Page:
A version of this article previously appeared Forbes.
Professional investors do not fund great ideas. Instead, they fund proven businesses. The reality is that most venture capitalists are not very venturesome. Thus, it is incumbent on entrepreneurs to turn their ideas into viable businesses before seeking venture funding.
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Entrepreneurs Are Never Stuck
I recently was sent a Tweet from an aspiring entrepreneur which said, “I have a prototype but I need funding to bring it to market. I’m stuck.”
Wiley entrepreneurs pre-sell their products and get customers to fund their businesses. They are never “stuck.” For instance, at Computer Motion (acquired by Intuitive Surgical), we envisioned a robot that would assist surgeons and allow them to perform “open” procedures minimally invasively. We were long on vision and short on capital.
Instead of feeling “stuck,” I hit the road and began pre-selling our vision of a minimally invasive cardiac robot via a PowerPoint deck. Within a couple of months, we had orders from the Cleveland Clinic, Hershey Medical Center and Brigham and Women’s Hospital. In each case, we were honest with the surgeons, making it clear that we needed pre-payments so we could build the robots. These sales allowed us to prove the efficacy of robotic surgery and ultimately led to the creation of the medical robotic industry. If we had waited around for an investor to fund our vision, we’d still be waiting.
Venture Capital Should Be Your Investor Of Last Resort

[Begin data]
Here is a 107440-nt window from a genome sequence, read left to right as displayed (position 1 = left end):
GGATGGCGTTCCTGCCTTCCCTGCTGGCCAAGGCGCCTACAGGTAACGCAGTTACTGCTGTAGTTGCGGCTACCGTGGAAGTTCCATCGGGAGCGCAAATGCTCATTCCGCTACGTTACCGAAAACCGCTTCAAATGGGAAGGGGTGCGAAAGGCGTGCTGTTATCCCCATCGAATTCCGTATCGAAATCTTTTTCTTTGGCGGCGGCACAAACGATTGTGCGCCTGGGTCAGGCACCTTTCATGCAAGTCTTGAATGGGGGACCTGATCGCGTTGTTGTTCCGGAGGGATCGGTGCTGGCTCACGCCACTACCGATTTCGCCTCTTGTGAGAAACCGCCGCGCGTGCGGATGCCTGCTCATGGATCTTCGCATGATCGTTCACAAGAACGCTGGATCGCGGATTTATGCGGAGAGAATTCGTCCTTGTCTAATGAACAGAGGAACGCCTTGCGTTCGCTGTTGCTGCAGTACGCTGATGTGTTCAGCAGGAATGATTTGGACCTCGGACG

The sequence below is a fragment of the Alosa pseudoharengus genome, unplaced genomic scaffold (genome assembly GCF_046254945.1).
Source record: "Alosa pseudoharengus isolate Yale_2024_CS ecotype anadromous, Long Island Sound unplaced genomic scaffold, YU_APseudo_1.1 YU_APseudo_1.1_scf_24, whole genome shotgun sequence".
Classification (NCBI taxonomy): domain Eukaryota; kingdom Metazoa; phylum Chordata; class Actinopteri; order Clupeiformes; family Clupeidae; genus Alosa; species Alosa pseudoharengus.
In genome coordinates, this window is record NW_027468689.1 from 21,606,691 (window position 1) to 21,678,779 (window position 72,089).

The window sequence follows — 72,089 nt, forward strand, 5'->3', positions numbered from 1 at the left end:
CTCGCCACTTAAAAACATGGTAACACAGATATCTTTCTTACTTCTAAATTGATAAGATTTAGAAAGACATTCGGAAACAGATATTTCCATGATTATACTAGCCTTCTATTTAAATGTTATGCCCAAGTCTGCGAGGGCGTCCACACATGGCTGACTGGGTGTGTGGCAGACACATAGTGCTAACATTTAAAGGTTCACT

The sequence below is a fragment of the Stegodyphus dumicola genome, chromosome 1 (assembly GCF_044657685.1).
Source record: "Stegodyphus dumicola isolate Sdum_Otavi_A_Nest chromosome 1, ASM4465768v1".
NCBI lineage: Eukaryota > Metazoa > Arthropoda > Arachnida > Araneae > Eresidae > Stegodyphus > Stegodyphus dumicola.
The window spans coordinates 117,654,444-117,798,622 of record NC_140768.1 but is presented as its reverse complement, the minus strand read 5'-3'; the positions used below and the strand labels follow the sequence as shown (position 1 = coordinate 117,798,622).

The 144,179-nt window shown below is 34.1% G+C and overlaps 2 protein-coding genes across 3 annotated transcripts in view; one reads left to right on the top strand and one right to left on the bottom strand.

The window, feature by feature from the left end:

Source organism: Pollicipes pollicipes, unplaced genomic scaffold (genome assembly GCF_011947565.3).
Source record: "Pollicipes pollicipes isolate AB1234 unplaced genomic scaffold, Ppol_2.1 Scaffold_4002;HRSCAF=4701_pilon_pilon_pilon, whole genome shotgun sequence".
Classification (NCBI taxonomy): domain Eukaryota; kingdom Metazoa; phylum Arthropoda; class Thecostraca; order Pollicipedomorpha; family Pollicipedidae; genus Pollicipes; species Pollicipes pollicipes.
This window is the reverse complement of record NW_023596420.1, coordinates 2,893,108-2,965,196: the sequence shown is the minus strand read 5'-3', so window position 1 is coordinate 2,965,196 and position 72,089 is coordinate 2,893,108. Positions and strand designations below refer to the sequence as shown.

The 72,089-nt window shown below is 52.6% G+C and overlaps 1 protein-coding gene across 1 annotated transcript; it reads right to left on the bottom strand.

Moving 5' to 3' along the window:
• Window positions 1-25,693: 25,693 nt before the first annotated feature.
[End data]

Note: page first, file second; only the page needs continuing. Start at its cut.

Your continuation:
As a Partner at Rincon Venture Partners, we review over 1,000 deals each year, from which we make a half dozen or so new investments. The reality is that most ventures do not enjoy the growth rate that will lead to an exit large enough to provide a venture capitalist with a reasonable return.
As the following Kaufmann Foundation research makes clear, 90% of seed capital comes from sources other than venture capitalists. Even though VCs shy away from funding ideas, there are fortunately a number of seed stage alternatives.
Personal Savings & Credit Cards (36%) – All too often, the only person who truly believes in an aspiring entrepreneur is the entrepreneur herself. Thus, it is not surprising that the single largest source of startup capital comes directly from the business’s founder.
Banks (35%) – Startups with physical assets are good candidates for collateralized debt financing. Banks are precluded from speculative investing, but proven business models with hard assets (e.g., retail, restaurants, service businesses, etc.) are within their lending purviews.
Professional Investors (10%) – Most of the seed funding from VCs goes to previously successful entrepreneurs, rather than first-time founders.
Friends, Family & Fools (6%) – A common source of startup capital is from people who know the founder intimately and are willing to invest in her ability to succeed, rather than the merits of her idea.
Government (2%) – The SBA and various grant organizations (e.g., DARPA, NIH and NSA) offer a small percentage of startup capital, primarily because the regulations and ongoing reporting requirements are onerous.
Note: the figures do not add up to 100% because the balance is comprised of a variety of ‘other’ sources.
In addition to the above sources of capital, “unstuck” entrepreneurs tap into crowds to fund their businesses. Crowd sourcing platforms (e.g., Kickstarter, Crowdfunder and AngelList) are good options for startups that manufacture physical products customers can pre-purchase.
As the Kaufmann data proves, during a startup’s nascent stages, entrepreneurs should not seek venture funding. Instead, they should initially fund their businesses with their savings, the largesse of friends and family and most importantly, from customer dollars.
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Photo: Chris Ratcliffe/Bloomberg